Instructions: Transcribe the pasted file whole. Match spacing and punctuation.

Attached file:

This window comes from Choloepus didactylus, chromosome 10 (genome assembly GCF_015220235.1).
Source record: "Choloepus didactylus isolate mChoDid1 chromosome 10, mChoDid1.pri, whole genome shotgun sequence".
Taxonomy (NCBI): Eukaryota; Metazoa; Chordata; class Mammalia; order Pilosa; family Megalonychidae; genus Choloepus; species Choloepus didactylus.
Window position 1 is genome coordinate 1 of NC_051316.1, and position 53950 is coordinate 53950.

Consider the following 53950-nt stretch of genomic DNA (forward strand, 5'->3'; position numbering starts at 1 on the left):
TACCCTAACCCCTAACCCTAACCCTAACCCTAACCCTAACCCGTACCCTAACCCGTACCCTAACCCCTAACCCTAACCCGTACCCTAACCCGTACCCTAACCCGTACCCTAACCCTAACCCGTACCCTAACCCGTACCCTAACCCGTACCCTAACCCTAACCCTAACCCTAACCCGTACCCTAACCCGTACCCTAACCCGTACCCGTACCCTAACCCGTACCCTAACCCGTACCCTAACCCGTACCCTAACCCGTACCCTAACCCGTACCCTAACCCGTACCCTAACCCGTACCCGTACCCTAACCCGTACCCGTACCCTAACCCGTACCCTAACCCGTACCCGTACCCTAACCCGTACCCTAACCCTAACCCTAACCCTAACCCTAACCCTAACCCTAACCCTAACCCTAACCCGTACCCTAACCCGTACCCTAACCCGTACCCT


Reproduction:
This window comes from Choloepus didactylus, chromosome 10 (genome assembly GCF_015220235.1).
Source record: "Choloepus didactylus isolate mChoDid1 chromosome 10, mChoDid1.pri, whole genome shotgun sequence".
Taxonomy (NCBI): Eukaryota; Metazoa; Chordata; class Mammalia; order Pilosa; family Megalonychidae; genus Choloepus; species Choloepus didactylus.
Window position 1 is genome coordinate 1 of NC_051316.1, and position 53950 is coordinate 53950.

Consider the following 53950-nt stretch of genomic DNA (forward strand, 5'->3'; position numbering starts at 1 on the left):
TACCCTAACCCCTAACCCTAACCCTAACCCTAACCCTAACCCGTACCCTAACCCGTACCCTAACCCCTAACCCTAACCCGTACCCTAACCCGTACCCTAACCCGTACCCTAACCCTAACCCGTACCCTAACCCGTACCCTAACCCGTACCCTAACCCTAACCCTAACCCTAACCCGTACCCTAACCCGTACCCTAACCCGTACCCGTACCCTAACCCGTACCCTAACCCGTACCCTAACCCGTACCCTAACCCGTACCCTAACCCGTACCCTAACCCGTACCCTAACCCGTACCCGTACCCTAACCCGTACCCGTACCCTAACCCGTACCCTAACCCGTACCCGTACCCTAACCCGTACCCTAACCCTAACCCTAACCCTAACCCTAACCCTAACCCTAACCCTAACCCTAACCCGTACCCTAACCCGTACCCTAACCCGTACCCT